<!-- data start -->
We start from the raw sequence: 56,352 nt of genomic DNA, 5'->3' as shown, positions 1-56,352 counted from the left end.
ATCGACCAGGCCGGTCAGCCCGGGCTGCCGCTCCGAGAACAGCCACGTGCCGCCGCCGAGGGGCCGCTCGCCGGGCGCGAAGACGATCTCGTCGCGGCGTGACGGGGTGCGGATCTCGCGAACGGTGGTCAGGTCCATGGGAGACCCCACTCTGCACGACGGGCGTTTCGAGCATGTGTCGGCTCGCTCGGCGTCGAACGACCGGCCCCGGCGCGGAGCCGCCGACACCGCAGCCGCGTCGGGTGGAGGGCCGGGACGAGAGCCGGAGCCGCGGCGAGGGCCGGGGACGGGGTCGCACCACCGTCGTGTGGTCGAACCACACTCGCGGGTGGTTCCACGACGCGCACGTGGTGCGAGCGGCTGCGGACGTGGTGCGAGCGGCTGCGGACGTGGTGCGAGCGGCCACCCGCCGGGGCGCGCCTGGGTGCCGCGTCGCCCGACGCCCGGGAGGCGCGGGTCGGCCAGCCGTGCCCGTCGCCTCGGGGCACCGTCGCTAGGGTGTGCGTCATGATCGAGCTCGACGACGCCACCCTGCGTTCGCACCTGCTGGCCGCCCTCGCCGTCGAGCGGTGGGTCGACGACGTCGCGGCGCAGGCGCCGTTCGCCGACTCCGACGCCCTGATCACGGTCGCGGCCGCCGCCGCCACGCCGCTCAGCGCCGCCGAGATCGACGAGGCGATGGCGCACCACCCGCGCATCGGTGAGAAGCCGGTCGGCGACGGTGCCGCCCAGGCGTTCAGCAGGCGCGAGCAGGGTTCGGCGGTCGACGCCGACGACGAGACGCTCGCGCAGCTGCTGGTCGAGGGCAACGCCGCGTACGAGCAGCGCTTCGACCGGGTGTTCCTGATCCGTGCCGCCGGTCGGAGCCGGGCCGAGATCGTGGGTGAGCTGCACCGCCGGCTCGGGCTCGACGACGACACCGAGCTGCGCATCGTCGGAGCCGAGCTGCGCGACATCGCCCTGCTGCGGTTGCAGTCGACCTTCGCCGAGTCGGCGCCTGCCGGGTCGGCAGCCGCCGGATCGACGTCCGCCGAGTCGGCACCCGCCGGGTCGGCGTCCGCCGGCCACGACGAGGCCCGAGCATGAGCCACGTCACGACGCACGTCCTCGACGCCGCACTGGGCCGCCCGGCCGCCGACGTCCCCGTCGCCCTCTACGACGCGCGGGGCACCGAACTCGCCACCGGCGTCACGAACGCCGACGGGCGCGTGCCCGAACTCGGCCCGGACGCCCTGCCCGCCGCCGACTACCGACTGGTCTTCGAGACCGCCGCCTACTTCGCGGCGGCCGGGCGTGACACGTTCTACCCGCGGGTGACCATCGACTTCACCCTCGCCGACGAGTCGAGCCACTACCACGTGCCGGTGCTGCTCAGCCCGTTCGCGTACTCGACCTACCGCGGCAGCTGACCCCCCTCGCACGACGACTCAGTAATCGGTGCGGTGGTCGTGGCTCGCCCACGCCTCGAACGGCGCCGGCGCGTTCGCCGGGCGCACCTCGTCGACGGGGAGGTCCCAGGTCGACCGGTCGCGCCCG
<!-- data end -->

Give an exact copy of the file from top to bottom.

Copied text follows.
We start from the raw sequence: 56,352 nt of genomic DNA, 5'->3' as shown, positions 1-56,352 counted from the left end.
ATCGACCAGGCCGGTCAGCCCGGGCTGCCGCTCCGAGAACAGCCACGTGCCGCCGCCGAGGGGCCGCTCGCCGGGCGCGAAGACGATCTCGTCGCGGCGTGACGGGGTGCGGATCTCGCGAACGGTGGTCAGGTCCATGGGAGACCCCACTCTGCACGACGGGCGTTTCGAGCATGTGTCGGCTCGCTCGGCGTCGAACGACCGGCCCCGGCGCGGAGCCGCCGACACCGCAGCCGCGTCGGGTGGAGGGCCGGGACGAGAGCCGGAGCCGCGGCGAGGGCCGGGGACGGGGTCGCACCACCGTCGTGTGGTCGAACCACACTCGCGGGTGGTTCCACGACGCGCACGTGGTGCGAGCGGCTGCGGACGTGGTGCGAGCGGCTGCGGACGTGGTGCGAGCGGCCACCCGCCGGGGCGCGCCTGGGTGCCGCGTCGCCCGACGCCCGGGAGGCGCGGGTCGGCCAGCCGTGCCCGTCGCCTCGGGGCACCGTCGCTAGGGTGTGCGTCATGATCGAGCTCGACGACGCCACCCTGCGTTCGCACCTGCTGGCCGCCCTCGCCGTCGAGCGGTGGGTCGACGACGTCGCGGCGCAGGCGCCGTTCGCCGACTCCGACGCCCTGATCACGGTCGCGGCCGCCGCCGCCACGCCGCTCAGCGCCGCCGAGATCGACGAGGCGATGGCGCACCACCCGCGCATCGGTGAGAAGCCGGTCGGCGACGGTGCCGCCCAGGCGTTCAGCAGGCGCGAGCAGGGTTCGGCGGTCGACGCCGACGACGAGACGCTCGCGCAGCTGCTGGTCGAGGGCAACGCCGCGTACGAGCAGCGCTTCGACCGGGTGTTCCTGATCCGTGCCGCCGGTCGGAGCCGGGCCGAGATCGTGGGTGAGCTGCACCGCCGGCTCGGGCTCGACGACGACACCGAGCTGCGCATCGTCGGAGCCGAGCTGCGCGACATCGCCCTGCTGCGGTTGCAGTCGACCTTCGCCGAGTCGGCGCCTGCCGGGTCGGCAGCCGCCGGATCGACGTCCGCCGAGTCGGCACCCGCCGGGTCGGCGTCCGCCGGCCACGACGAGGCCCGAGCATGAGCCACGTCACGACGCACGTCCTCGACGCCGCACTGGGCCGCCCGGCCGCCGACGTCCCCGTCGCCCTCTACGACGCGCGGGGCACCGAACTCGCCACCGGCGTCACGAACGCCGACGGGCGCGTGCCCGAACTCGGCCCGGACGCCCTGCCCGCCGCCGACTACCGACTGGTCTTCGAGACCGCCGCCTACTTCGCGGCGGCCGGGCGTGACACGTTCTACCCGCGGGTGACCATCGACTTCACCCTCGCCGACGAGTCGAGCCACTACCACGTGCCGGTGCTGCTCAGCCCGTTCGCGTACTCGACCTACCGCGGCAGCTGACCCCCCTCGCACGACGACTCAGTAATCGGTGCGGTGGTCGTGGCTCGCCCACGCCTCGAACGGCGCCGGCGCGTTCGCCGGGCGCACCTCGTCGACGGGGAGGTCCCAGGTCGACCGGTCGCGCCCG